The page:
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Let $\{f_n\}$ be a sequence of smooth functions which converges to a function $f$. If the convergence is not uniform at a point $a$ the $f$ is discontinuous at $a$. Is there any different type of convergence where if it happens at $a$ then $f$ is continuous at $a$ but is not differentiable.


Let $\{f_n\}$ be a sequence of smooth functions which converges to a function $f$.If there is a discontinuity in $f$ at some point $a$ then the convergence is nonuniform.Is there any different type of convergence needed for $f$ to be continuous at some point $a$ but not differentiable ?

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@ Rajesh: I am wondering about the first half of your statement. We know that "If the convergence is uniform, then the limit function is continuous". But the first half of your statement is the converse. I am wondering if it is true... –  user17762 Nov 20 '10 at 4:54
It is not true that a nonuniform limit of smooth functions must be discontinuous. E.g., take a sequence of smooth functions $f_n$ with $f_n(1/n)=1$ and the support of $f_n$ contained in $[0,2/n]$. –  Jonas Meyer Nov 20 '10 at 5:06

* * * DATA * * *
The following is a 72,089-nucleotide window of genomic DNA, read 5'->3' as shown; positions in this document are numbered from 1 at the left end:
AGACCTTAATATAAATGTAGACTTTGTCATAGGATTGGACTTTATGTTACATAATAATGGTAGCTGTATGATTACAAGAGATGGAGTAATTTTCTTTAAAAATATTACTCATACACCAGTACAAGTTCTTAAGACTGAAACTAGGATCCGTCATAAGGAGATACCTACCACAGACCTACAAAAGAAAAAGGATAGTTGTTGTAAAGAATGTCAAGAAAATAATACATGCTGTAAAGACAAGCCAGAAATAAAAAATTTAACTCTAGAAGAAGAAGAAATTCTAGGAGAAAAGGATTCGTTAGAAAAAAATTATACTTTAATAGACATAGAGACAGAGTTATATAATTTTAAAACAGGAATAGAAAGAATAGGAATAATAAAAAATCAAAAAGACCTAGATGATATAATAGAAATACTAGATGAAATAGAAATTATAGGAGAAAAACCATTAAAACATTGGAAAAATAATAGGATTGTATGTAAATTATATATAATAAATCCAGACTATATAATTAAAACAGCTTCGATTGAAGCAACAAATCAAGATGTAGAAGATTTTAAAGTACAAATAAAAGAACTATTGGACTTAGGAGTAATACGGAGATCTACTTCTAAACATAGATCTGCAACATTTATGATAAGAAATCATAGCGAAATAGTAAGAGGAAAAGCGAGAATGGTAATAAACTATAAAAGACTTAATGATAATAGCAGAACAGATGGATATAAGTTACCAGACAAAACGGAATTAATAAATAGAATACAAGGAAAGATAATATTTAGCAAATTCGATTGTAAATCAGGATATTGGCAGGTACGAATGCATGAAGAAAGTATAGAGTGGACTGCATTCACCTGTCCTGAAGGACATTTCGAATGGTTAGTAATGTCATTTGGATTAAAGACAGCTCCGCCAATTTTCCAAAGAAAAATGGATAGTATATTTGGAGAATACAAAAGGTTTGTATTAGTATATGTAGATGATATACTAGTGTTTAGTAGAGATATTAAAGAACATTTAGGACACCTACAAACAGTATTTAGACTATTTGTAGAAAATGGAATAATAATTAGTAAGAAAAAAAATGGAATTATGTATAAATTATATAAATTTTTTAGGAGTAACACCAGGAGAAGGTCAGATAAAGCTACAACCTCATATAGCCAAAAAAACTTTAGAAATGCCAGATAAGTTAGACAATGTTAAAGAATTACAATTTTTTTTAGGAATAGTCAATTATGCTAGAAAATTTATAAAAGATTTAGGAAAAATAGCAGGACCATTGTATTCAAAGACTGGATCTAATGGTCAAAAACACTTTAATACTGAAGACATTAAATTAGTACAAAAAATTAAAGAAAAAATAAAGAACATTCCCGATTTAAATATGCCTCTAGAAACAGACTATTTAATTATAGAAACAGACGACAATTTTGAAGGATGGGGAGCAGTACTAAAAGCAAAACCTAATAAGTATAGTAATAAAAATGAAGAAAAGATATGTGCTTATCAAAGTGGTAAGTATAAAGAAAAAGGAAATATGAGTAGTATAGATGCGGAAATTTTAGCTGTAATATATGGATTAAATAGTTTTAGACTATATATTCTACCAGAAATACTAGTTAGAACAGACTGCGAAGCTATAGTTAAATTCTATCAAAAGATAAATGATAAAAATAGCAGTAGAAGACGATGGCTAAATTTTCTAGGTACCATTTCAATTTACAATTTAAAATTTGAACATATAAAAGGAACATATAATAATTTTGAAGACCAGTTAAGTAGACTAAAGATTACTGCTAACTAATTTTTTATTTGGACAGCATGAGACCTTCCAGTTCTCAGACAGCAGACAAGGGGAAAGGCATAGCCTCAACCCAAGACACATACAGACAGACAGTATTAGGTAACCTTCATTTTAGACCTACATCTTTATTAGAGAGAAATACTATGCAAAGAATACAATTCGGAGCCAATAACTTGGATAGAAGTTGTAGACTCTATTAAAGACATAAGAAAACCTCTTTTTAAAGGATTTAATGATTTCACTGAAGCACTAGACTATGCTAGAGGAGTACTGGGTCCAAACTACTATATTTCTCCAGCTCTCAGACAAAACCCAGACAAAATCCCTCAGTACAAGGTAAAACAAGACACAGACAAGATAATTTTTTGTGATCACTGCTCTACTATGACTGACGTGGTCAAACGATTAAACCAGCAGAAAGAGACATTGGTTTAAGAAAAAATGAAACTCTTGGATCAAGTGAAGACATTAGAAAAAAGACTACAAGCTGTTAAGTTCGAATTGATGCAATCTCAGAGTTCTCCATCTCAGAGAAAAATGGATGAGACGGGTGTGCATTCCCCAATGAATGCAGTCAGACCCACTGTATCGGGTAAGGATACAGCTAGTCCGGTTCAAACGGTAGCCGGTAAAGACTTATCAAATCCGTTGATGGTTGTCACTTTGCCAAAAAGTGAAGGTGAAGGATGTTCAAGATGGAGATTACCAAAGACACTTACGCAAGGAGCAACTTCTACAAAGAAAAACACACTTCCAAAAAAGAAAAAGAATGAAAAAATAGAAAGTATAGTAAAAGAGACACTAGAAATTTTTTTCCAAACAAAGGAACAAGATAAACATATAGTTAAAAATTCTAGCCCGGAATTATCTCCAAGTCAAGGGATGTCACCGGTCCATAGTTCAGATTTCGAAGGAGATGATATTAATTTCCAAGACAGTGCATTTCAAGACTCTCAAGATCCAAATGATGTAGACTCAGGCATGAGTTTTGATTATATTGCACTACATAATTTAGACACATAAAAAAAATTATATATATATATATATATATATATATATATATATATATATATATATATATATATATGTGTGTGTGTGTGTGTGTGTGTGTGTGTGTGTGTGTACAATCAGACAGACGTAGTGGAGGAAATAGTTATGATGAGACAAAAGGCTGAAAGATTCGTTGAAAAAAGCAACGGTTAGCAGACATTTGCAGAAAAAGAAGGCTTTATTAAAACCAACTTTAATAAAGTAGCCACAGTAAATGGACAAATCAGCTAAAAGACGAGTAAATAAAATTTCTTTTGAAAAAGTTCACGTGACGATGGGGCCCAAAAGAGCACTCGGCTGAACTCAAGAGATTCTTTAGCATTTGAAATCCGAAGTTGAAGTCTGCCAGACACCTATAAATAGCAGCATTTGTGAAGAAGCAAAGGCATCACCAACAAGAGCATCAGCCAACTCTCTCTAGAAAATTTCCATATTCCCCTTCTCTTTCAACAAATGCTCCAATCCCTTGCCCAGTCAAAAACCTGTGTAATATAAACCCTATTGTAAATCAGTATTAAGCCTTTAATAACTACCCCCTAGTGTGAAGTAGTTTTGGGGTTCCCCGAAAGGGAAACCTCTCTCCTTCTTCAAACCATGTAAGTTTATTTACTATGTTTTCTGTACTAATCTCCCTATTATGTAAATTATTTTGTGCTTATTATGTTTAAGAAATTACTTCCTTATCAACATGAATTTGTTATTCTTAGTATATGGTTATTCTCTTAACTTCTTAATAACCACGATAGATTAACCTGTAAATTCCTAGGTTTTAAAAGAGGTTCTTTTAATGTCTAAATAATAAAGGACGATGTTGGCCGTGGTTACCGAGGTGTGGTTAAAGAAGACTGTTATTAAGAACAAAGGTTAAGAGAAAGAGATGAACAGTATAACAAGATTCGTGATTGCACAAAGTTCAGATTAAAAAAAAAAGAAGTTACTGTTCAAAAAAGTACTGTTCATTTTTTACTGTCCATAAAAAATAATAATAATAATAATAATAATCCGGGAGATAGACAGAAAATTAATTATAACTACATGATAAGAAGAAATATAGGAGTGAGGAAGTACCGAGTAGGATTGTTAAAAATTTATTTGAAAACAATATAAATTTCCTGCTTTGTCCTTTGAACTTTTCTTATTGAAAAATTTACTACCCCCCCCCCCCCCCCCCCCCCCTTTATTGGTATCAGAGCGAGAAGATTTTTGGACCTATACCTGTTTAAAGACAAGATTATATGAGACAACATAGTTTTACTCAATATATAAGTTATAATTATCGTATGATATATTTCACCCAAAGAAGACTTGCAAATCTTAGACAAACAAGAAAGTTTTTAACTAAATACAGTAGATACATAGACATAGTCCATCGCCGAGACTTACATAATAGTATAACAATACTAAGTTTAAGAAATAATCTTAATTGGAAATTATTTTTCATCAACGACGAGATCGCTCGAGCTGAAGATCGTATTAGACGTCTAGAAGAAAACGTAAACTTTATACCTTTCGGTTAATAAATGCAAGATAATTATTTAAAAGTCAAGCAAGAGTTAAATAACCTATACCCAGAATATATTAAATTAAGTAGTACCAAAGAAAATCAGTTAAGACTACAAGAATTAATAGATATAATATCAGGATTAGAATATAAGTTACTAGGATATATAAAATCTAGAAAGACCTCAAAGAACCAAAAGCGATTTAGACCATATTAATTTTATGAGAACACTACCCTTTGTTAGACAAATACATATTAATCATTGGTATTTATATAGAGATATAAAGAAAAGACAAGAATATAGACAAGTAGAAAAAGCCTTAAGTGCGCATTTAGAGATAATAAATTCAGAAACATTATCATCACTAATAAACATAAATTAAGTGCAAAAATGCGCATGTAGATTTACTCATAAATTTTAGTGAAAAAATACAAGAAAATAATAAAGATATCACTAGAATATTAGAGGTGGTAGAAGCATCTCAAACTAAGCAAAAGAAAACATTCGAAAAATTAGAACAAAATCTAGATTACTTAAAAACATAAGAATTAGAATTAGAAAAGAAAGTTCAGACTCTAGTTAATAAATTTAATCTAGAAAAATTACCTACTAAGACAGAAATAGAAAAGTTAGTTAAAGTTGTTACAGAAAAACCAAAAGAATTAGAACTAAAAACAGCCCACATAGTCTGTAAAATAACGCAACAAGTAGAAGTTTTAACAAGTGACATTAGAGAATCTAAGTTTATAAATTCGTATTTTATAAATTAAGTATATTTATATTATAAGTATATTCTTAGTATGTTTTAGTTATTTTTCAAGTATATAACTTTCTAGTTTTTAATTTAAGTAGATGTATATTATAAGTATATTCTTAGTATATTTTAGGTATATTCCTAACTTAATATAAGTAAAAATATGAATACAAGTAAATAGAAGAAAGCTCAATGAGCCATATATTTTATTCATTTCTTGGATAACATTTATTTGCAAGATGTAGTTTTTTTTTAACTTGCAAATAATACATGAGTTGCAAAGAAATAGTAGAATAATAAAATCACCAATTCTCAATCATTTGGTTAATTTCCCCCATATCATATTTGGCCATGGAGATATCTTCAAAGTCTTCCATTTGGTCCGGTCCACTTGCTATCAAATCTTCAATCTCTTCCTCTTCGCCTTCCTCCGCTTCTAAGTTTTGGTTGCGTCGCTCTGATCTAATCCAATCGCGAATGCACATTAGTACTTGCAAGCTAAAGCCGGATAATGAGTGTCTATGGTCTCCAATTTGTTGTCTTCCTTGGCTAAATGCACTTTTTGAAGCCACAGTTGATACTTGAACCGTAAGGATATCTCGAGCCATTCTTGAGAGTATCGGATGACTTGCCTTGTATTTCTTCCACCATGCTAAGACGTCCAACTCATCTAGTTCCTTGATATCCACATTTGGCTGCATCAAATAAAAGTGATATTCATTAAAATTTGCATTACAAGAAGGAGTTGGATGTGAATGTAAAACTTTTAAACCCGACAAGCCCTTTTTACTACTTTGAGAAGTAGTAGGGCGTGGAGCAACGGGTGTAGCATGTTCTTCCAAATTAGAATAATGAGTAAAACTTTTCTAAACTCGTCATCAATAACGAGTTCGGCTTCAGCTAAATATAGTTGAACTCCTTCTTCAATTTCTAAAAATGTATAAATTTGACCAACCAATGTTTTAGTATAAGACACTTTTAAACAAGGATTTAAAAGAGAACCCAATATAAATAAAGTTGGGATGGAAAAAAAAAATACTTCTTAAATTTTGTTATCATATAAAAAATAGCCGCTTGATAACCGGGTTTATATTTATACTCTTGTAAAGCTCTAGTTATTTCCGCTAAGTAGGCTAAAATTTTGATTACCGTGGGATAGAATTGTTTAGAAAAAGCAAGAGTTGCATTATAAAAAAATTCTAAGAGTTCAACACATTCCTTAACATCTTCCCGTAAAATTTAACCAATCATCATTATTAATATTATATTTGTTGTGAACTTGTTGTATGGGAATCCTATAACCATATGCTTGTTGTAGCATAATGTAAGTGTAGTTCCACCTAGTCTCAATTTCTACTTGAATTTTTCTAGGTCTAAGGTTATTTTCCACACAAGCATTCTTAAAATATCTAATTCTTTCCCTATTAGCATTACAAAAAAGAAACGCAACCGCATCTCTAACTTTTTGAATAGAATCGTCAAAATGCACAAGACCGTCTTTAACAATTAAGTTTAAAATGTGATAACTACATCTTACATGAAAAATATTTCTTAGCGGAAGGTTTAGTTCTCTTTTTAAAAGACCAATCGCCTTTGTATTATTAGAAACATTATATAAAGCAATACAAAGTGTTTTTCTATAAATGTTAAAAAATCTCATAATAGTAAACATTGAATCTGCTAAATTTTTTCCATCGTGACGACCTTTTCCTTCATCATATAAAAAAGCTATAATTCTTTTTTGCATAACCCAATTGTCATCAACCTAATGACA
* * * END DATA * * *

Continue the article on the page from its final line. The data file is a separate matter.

For the actual question, I'm not sure what you're asking. Uniform limits of smooth functions are continuous but not typically differentiable. (For them to be differentiable you can require uniform convergence of the derivatives as well.) –  Jonas Meyer Nov 20 '10 at 5:10
@Rajesh D: "the only way a sequence of continuous functions to converge..." is the statement of the converse of what you stated. There is a difference between "The only way for P to occur is if Q happens" (that is, Q is necessary) and "If Q happens, then P happens" (which means Q is sufficient). They mean different things. –  Arturo Magidin Nov 20 '10 at 5:13
@Rajesh D. Yes, you can have the support of each $f_n$ equal to $\mathbb{R}$. For example, require $f_n(x)=1/n$ if $|x|\leq n$, $f_n(x)=1$ if $|x|\geq n+1$, and $1/n\leq f_n(x)\leq 1$. (You should try to come up to counterexamples for your next question.) –  Jonas Meyer Nov 20 '10 at 19:13

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P[a,b], the set of polynomials on [a,b] (obviously a subset of the smooth functions on [a,b]) is dense in C[a,b]. In addition the set of functions that are differentiable at (at least) a single point in [a,b] are of the first category in C[a,b].

In some sense "most" convergent sequences of smooth functions converge to nowhere differentiable functions.

Semi-related, but you might in interested in the fact that $C^k(\Omega)$, $\Omega \subset \mathbb{R}^n$ open, can be made into a Fréchet space for any $k = 1,2,\ldots, \infty$. See Wikipedia's article on Fréchet spaces, the topology on $C^k(\Omega)$ being uniform convergence of $f_n$ and all of its derivatives up to order $k$ (q.v. multiindex)

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I can't be bothered to edit this again so a correcting comment will have to do. The last sentence should say that the usual metric on $C^k(\Omega)$ is the same topology as uniform convergence of $(D^\alpha f_n)$ for all multi-indices $\alpha$ s.t. $|\alpha| \leq k$ on compact subsets of $\Omega$. –  kahen Nov 20 '10 at 9:35

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